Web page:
WOODSIDE -- Standing on scaffolding 10 feet above oak parquet floors, Paul Price moved cautiously closer to an elaborate French crystal chandelier. In one hand was a cotton cloth, in the other a single teardrop from the chandelier. With hands as steady and precise as those of a neurosurgeon, Price gently wiped the crystal, ever mindful that he -- or it -- might plunge to the floor at any moment.
Price was just one of many volunteers and a full-time staff of 30 who undertook spring cleaning in anticipation of the Filoli Estate and Gardens' 2000 season, which opened Tuesday. The 43-room mansion and its gardens are part of the National Trust and are only open to the public from mid-February through October.
That's why volunteers like Price were bringing single-minded dedication to tasks that -- especially when they involve scaffolding -- evoked a whiff of danger.
``My nerves got a lot better after watching films of people building Hoover Dam,'' Price said. ``If they could stand 700 feet above raging water, I can stand 10 feet above a floor.''
As Price cleaned the ornate crystal to the sounds of Tchaikovsky's ``Sleeping Beauty'' in the music room, four members of the National Association of Watch and Clock Collectors from Walnut Creek made final adjustments to the last of four grandfather clocks in another room in the 36,000-square-foot house.
Outside, a member of the gardening staff shuffled flowerpots back and forth until she had them just right in front of Filoli's garden shop.
``There's always so much to do,'' said Tom Rogers, curator of collections at Filoli Center. ``It really is a team effort. We couldn't function without people on both the volunteer and staff side. It's that combination that makes this place so incredibly special.''
Filoli recently inherited a superb collection of antiques from a Southern California collector, Melvin Martin. Filoli's charms also include acres of manicured lawns and lavish gardens. First-time visitors will be enchanted by the Sunken Garden, with its tranquil pond, and the Rose Garden, with 500 varieties of roses.
The highlight of the house is the 70-foot by 32-foot ballroom. From its 21-foot ceiling hang newly sparkling chandeliers; original ``watergreen'' paint walls boast gold-leaf trim and custom-fitted oil paintings of Irish landscapes.
A record number of tulip bulbs, about 58,000, have been planted and are expected to burst into color come spring. Filoli recently received a donation of a thousand varieties of ivy; the director of gardening is establishing a botanical collection with tags to identify each one, according to Rogers.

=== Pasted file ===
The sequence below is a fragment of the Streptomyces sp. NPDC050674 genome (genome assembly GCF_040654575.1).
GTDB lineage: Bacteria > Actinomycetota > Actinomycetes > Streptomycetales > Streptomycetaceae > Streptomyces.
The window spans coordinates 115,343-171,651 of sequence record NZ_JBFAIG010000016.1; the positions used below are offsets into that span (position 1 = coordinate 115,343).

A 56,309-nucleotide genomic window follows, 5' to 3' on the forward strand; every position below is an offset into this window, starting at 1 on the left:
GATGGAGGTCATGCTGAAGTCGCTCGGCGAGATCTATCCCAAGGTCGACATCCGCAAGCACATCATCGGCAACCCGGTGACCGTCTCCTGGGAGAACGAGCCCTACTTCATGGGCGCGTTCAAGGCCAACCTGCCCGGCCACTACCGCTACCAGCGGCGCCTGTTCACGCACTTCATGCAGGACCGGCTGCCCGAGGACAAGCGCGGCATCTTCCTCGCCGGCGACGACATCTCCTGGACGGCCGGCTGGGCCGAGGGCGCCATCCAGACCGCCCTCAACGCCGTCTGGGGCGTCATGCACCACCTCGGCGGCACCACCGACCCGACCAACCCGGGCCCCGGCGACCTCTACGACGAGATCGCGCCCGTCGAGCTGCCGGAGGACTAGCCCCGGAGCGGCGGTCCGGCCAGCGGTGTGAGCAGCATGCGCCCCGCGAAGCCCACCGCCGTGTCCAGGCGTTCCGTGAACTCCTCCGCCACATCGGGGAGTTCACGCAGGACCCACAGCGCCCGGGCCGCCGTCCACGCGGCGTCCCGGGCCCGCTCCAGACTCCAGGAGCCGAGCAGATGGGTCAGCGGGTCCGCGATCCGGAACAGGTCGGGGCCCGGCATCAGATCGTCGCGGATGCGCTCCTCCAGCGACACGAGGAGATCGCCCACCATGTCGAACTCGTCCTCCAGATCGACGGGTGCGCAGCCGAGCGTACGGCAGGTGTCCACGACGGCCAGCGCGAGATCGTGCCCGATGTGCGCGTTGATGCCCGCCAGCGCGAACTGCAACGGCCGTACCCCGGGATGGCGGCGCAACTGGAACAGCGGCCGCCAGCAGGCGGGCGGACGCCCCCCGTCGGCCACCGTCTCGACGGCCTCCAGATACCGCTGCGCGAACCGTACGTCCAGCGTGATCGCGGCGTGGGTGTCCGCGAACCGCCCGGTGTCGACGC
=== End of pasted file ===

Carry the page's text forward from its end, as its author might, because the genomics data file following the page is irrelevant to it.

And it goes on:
In addition, Filoli's garden staff are refurbishing the orchards to save certain older varieties of apples and pears.
``There's really something for everyone's taste,'' said Price, who grew up in Los Altos and first visited in 1978. ``It has more than just fancy formal things inside. If you like flowers, if you like natural scenery, it's all here.''
Inside the house, a former waiting area has been christened the ``Ship Room.'' It recalls the heyday of Matson Navigation, the renowned San Francisco shipping company and luxury liner. It was the Matson fortune that allowed Lurline Roth, formerly Lurline Matson, and her husband, William Roth, to purchase the Filoli estate, after the original owners, William Bowers Bourn II and Agnes Bourn, died in 1936.
The Bourns had Filoli designed by their friend, the prominent architect Willis Polk. It was built between 1915 and 1917 as their retirement home. The name "Filoli" comes from the first two letters of three words in a credo Bourn followed: ``Fight for a just cause. Love your fellow man. Live a good life.'' FI-LO-LI.
New this year on the tour is a hallway display of photos and memorabilia from Why Worry Farm, a horse estate near downtown Woodside that the Roths also owned. It was Lurline Roth who gave Filoli to the National Trust in 1975. She died in 1986 at age 96.
In honor of the two women of Filoli, Bourn and Roth, Price volunteered to take on the task of cleaning the music room's two chandeliers and six wall sconces during his one-week vacation from Gump's in San Francisco, where he works in the silver department.
Price, 42, never met Bourn; she died long before he was born. But he did get to meet Roth.
``I remember when Mrs. Roth would come into Gump's,'' he said. ``She was very meticulous and very particular. She would be glad that they (her chandeliers) were clean. She definitely would have noticed if they weren't.''
Price said that he enjoyed the chance to get right up close to the chandeliers.
``Nobody cares about them as much as I do,'' he said. ``Most people who visit have no idea how special they are. They might look at them and think, `Oh, chandeliers, just like the ones I've seen in the lobby of the Fairmont Hotel.' But they would be wrong.''
As proof, Price took out a thick binder and read from a letter dated March 13, 1925, and addressed to Agnes Bourn. The missive, on Bagues letterhead from Paris, mentioned that the chandeliers were the same as the ones that the company had crafted for the Hall of Mirrors at the palace of Versailles.
``You see,'' said Price, beaming, ``they're not just any chandeliers.''